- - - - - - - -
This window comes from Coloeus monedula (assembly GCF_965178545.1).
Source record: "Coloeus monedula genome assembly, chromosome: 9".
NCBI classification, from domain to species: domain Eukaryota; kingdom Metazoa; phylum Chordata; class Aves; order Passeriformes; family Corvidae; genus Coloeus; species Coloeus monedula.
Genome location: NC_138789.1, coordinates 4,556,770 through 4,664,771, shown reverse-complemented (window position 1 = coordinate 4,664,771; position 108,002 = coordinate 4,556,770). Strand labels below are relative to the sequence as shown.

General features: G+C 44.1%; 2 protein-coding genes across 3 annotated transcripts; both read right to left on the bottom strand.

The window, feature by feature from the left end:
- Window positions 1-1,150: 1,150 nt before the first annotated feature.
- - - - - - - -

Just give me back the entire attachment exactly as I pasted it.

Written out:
This window comes from Coloeus monedula (assembly GCF_965178545.1).
Source record: "Coloeus monedula genome assembly, chromosome: 9".
NCBI classification, from domain to species: domain Eukaryota; kingdom Metazoa; phylum Chordata; class Aves; order Passeriformes; family Corvidae; genus Coloeus; species Coloeus monedula.
Genome location: NC_138789.1, coordinates 4,556,770 through 4,664,771, shown reverse-complemented (window position 1 = coordinate 4,664,771; position 108,002 = coordinate 4,556,770). Strand labels below are relative to the sequence as shown.

General features: G+C 44.1%; 2 protein-coding genes across 3 annotated transcripts; both read right to left on the bottom strand.

The window, feature by feature from the left end:
- Window positions 1-1,150: 1,150 nt before the first annotated feature.